Examples of Organisms Endangered Due to Invasive Species

With virtually no predators and plenty of prey, a large snake population on an island can grow to enormous density.
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Invasive species are organisms that don't live naturally in an ecosystem - they're introduced by some external factor, usually human intervention. When an invasive species threatens a local population through competition for resources or through direct predation, the results for the locals can be devastating. There have been many examples of native species endangered by invasive species, often with cascading consequences for the ecosystem at large. According to the National Wildlife Federation, 42% of all endangered species are threatened primarily due to an invasive species.

Invasive Species vs. Native Species

An invasive species is an organism that is introduced into an ecosystem that it did not originate from. Often, the introduced organism flourishes in this unfamiliar environment, since there are few threats, if any, to its growth and propagation. An invader can be a mammal, an insect, a plant or even a microbe like bacteria. Once an invasive species begins eliminating local species, controlling the growth of the invasive organism and the subjugation of the local populations can be difficult or impossible.

Guam and the Brown Tree Snake

One case of an invasive species endangering local populations on a large scale occurred on the island of Guam, which saw an invasion of the brown tree snake in the 1950s. The snake was likely a stowaway from Papua New Guinea, and it quickly rose to dominance as the only large snake on the island. Before the brown tree snake's arrival, the only native snake was a small blind wormlike creature.

By 1968, the tree snake population had expanded to every part of the island, threatening local populations of birds and mammals. By the time the United States Fish and Wildlife Service surveyed the island in 1984, populations of rodents and birds were all virtually extinct, and to this day these populations are significantly rarer than in other forest environments. The tree snake population, meanwhile, retains a species density of over 13,000 per square mile.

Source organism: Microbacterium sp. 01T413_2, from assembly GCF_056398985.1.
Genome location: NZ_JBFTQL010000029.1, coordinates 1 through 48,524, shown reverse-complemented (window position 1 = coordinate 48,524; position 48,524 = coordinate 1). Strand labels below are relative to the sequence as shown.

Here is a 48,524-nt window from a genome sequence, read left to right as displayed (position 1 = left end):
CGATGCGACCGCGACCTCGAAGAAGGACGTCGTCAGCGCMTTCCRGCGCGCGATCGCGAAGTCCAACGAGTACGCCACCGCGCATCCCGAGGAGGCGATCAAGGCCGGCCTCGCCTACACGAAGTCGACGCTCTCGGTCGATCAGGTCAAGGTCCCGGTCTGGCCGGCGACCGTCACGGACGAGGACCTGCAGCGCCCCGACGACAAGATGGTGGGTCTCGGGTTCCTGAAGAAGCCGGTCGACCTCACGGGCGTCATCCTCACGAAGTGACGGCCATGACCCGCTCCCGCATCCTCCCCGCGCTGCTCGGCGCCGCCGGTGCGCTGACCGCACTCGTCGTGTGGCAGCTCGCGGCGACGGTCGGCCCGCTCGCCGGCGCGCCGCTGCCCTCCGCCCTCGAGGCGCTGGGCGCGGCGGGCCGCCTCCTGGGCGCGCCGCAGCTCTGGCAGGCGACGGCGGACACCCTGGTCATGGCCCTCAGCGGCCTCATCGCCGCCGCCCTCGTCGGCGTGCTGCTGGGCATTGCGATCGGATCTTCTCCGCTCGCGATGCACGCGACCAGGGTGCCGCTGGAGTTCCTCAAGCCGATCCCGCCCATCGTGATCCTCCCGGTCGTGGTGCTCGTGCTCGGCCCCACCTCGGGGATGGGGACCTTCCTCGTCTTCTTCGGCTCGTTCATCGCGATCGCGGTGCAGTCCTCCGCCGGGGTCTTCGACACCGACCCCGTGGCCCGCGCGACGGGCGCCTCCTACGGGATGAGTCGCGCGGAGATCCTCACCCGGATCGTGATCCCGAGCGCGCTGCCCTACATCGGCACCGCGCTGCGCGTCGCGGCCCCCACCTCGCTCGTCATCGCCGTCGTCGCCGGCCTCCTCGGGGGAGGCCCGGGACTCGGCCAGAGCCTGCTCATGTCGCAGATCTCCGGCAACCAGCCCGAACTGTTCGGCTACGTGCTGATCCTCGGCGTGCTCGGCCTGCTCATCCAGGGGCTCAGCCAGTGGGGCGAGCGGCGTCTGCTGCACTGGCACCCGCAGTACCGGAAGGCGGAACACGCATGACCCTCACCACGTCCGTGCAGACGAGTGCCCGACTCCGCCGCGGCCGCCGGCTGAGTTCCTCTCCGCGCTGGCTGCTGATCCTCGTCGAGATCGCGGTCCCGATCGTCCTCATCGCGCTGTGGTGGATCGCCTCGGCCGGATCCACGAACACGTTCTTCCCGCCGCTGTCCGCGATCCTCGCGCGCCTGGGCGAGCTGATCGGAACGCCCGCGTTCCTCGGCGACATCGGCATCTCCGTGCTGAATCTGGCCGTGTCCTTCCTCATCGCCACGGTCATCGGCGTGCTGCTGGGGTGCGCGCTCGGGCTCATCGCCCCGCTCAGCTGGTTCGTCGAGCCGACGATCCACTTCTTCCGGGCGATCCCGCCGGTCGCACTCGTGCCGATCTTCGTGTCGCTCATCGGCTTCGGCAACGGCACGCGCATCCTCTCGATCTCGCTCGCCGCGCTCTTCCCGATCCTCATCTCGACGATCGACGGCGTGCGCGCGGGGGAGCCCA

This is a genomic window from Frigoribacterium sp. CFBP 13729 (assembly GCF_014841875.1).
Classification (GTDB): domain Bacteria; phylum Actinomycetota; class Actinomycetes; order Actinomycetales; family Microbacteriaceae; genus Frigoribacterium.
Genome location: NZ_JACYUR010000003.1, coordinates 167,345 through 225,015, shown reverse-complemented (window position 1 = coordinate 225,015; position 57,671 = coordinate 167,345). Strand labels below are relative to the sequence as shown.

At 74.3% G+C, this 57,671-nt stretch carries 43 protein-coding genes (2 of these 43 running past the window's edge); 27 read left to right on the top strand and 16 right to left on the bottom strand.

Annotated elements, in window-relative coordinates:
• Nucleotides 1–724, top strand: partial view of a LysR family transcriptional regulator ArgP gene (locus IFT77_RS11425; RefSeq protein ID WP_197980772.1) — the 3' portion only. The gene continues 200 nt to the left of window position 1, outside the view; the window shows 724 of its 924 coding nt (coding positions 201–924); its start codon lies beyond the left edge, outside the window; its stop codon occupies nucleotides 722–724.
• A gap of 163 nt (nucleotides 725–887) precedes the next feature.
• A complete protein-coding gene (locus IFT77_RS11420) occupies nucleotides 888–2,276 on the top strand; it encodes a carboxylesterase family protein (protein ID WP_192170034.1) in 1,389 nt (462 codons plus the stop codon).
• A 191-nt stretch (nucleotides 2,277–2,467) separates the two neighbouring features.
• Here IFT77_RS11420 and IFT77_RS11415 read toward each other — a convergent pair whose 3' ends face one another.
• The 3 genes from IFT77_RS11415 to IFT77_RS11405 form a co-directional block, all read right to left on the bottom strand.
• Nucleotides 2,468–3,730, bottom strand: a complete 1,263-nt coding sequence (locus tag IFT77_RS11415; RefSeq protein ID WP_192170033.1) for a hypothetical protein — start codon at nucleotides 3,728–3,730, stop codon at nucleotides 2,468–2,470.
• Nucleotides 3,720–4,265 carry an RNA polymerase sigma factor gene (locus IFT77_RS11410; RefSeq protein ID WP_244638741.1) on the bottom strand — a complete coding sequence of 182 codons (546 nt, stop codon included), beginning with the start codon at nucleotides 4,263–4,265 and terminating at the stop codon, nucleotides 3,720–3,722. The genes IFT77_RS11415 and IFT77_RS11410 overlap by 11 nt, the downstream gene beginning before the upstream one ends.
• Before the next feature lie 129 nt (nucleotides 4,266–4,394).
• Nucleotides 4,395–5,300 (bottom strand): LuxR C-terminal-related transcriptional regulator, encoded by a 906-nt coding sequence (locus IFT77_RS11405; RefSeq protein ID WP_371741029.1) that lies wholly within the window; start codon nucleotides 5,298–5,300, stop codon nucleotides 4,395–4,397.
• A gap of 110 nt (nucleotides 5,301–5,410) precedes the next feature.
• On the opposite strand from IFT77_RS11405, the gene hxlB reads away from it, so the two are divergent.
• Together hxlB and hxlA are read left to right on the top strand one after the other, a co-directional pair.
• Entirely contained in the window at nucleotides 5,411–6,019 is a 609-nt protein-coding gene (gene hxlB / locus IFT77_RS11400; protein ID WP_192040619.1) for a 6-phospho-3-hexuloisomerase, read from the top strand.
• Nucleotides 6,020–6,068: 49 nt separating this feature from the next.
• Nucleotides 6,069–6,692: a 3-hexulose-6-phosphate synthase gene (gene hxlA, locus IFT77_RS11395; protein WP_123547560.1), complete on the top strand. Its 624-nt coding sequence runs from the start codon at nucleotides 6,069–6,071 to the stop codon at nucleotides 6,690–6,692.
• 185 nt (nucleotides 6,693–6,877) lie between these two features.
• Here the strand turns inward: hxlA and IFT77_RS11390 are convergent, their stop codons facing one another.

Zebra Mussels in the United States

Invasive species often choke multiple native species out of an environment simultaneously. The zebra mussel, a native of the Balkans, Poland and Russia, hitched a ride to the United States in the ballast water of a cargo ship and muscled out the local populations of mollusks from the Great Lakes region. These mussels can produce up to one million eggs in a season, 2% of which will reach adulthood. This incredible growth rate becomes a problem when the mussels clog water intake pipes and otherwise damage man-made structures. They also coat indigenous organisms like clams to such an extent that they prohibit the clam from feeding. Other organisms like turtles and crayfish are also susceptible to having their movement, reproduction, respiration or food supply threatened by the invasive zebra mussel. Once zebra mussels establish themselves, they are impossible to eradicate, and they can cost industrial facilities millions of dollars per year in efforts to control them.

The American Chestnut

An invasive fungus or pathogen can be just as threatening as a more complex organism. The American chestnut, a towering hardwood tree that once populated 200 million acres of the eastern United States with a population of around four billion individual trees, was devastated by a fungus known as the chestnut blight.

This fungus originated from an Asian cousin of the American chestnut, the Chinese chestnut, imported to the United States in the late 1890s. It only took a few decades for the blight to girdle almost every single living American chestnut, effectively eliminating the tree from the United States. The species persists, since the root system survives the blight, but an adult tree cannot grow. This makes the native chestnut species "effectively extinct" once the current generation dies off, since no new seeds can be produced.

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